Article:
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Wednesday, December 21, 2016

The Syrian Stories: Vignettes

Our time with Syrian families began to run together more with each home visit. We went to two or three homes a day, always with a long-term volunteer and always long enough to drink a tiny cup of the world's blackest coffee or a little glass of the world's sweetest tea.

There were children in every home, and pregnant mothers too. One mother was eight months pregnant and desperate to find payment for a C-section as she had been told that this would be necessary due to having her previous child delivered by C-section back in Syria. She was told it would cost around $1100. The church does not pay for medical expenses for the refugees, as the need is very great and the requests are constant. Apparently some registered refugees had been able to receive subsidized medical treatment at the local hospital through the UN, but this too had stopped.

During our week, we heard and witnessed stories of miraculous healings through prayer in Jesus' name.  We praised God that He is meeting medical needs directly in some cases, rather than through the hands of doctors or the work of medications, as these are all difficult for refugees to access and afford.

One afternoon we took a cab to the outskirts of town. The pregnant mom there requested prayers for her high blood pressure to go down. She was several months along and had a four-year-old, a two-year-old, and a one-year old. All were girls. Could we pray for them to have a boy so they could be done, she asked? They served us sweet tea and candy; the girls ate up the candy and the couple described how difficult it was to make ends meet on the ~$15 a month they received from the UN for each family member. It's hard to imagine how that would last, given that the diapers we brought them cost $11 and it would take them a $2 cab ride into town just to by $.75 of bread.

But some families seemed to have some money, although I never could figure out how. I know that we sat in some large living rooms, and some had shelves or decorations in addition to the ever-present floor mattresses and TV.

We met one family who had been approved to resettle in America. They were awaiting their marching orders. The young wife showed me how she was learning English on her DuoLingo app and the boys were running around like crazy while their father smoked in the corner and chatted with the men on our visit. The church volunteers had encouraged them to continue with the resettlement process to go to America when, several months before, she had resisted the opportunity in fear that they would be forced to learn a different religion in schools. It seemed to me unfair that so many were desperate to be resettled (in America or elsewhere) but had not been given the opportunity, and yet this young family had to be talked into it.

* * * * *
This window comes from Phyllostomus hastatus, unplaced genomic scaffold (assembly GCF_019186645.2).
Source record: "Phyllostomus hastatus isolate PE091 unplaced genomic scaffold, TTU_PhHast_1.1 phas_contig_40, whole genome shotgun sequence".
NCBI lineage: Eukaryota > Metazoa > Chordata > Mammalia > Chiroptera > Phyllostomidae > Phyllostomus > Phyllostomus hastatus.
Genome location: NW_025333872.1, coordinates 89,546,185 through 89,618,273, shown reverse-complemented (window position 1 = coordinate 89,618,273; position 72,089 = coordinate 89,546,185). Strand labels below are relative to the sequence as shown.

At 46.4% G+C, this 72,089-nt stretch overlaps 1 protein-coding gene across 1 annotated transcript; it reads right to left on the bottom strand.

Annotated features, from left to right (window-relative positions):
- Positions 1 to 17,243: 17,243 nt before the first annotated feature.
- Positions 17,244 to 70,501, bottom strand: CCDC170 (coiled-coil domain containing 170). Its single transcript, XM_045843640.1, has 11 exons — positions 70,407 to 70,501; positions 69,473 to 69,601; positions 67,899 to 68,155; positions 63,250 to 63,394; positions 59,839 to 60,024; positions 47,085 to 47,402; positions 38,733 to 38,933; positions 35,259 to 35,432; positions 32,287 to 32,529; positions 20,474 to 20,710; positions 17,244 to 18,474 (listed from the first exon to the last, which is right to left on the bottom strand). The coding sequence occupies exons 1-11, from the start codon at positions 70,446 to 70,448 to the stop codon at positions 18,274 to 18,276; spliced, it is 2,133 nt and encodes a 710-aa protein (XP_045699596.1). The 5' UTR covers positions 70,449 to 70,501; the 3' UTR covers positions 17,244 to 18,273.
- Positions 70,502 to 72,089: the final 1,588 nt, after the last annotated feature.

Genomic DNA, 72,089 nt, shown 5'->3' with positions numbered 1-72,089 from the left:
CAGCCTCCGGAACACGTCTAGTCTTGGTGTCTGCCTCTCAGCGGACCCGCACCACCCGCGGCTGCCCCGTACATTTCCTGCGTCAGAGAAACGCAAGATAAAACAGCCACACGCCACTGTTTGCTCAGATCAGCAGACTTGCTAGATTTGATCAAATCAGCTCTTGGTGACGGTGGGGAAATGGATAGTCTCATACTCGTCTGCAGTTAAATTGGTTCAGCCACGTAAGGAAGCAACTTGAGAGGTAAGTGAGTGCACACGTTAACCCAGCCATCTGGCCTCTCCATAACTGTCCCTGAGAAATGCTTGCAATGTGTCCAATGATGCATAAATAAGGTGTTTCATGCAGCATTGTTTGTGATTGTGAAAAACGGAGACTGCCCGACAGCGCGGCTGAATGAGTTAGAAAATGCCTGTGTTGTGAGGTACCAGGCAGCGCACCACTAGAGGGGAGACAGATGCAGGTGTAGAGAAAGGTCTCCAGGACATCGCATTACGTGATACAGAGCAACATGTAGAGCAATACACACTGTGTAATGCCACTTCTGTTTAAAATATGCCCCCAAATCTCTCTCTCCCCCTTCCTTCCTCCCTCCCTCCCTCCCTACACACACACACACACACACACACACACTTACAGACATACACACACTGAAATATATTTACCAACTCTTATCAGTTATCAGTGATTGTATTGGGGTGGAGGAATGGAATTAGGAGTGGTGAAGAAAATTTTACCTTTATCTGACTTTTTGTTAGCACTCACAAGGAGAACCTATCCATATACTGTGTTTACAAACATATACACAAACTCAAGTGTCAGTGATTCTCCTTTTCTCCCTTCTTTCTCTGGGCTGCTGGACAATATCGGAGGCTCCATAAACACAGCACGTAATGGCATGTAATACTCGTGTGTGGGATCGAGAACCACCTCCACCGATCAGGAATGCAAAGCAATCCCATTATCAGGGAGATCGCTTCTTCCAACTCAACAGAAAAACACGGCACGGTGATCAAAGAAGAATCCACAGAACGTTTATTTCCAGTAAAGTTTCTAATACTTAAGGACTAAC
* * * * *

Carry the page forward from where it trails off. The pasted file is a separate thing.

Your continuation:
In one home, the patriarch lamented the good years he used to have and the success he once enjoyed. All his prosperity had vanished with the war. The church volunteer told him the story of Job and then quoted God's promise in Joel 2:25: "I will restore to you the years that the swarming locust has eaten."

May it be so.

May it be so for Syrians, for Syria, and for all who have lost so much in this terrible war. 

This is the last in a short series on my time in the Middle East visiting Syrian refugee families. Read the rest here:

Part 1: Anne Frank Today is a Syrian Girl
Part 2: Small House, Big Hope
Part 3: The Second Household


Anonymous said...

I really enjoyed your stories from the refugee camp. The anecdote about the woman fearing assimilation with western culture is quite striking in the context of her situation, but confirms what we see every day. The practice of welcoming large waves of devout Muslims into Western countries is an unprecedented experiment and has had very mixed results (to put it nicely) in Europe. While I know you adhere to a strict needs-based heuristic on the immigration issue, I hope you would grant that other compassionate people can reasonably see it as more complicated than that. Rather than asking why we aren't resettling more in the USA, maybe the question should be framed, are we doing enough to help the refugees where they are? Instead of asking "how can we use our military to defeat ISIS" maybe we should be asking, if we stirred things up by meddling over there in the first place, what makes us qualified to solve their problems this time? It's just a tough situation, a huge spiritual battle... but I know we can agree that any approach that de-humanizes the victims would be hugely lacking.

Alison said...

Thanks for the comment. I agree that large influxes of Muslim immigrants does not improve Western countries. This is the risk we take with admitting Muslims, but I think 1) it's worth the risk (for the Gospel and for the sake of showing mercy) and 2) this risk is mitigated if Western countries share the burden. If we spread out the admittance of Muslims, particularly for Muslim refugees, the social cost is lessened. As you mentioned, we do have obligations in this crisis given that we started two de-stabilizing wars in the Middle East that may have contributed to some of what we see now in Syria and Iraq. And yes, I do agree that compassionate people can disagree on this issue, although I hope I haven't given the impression that I see it as an uncomplicated issue. Thanks for the comments.

As to the lack of assimilation on the part of Muslim migrants, I would point Christians to "Seeking Allah, Finding Jesus" by Nabeel Qareshi. He talks about how his own conversion (and eventual assimilation) could not have been possible without Americans reaching out to him. There are so many barriers for them to reach out to us; I think we can help a lot by being the first ones to assertively pursue friendship with neighbors unlike ourselves.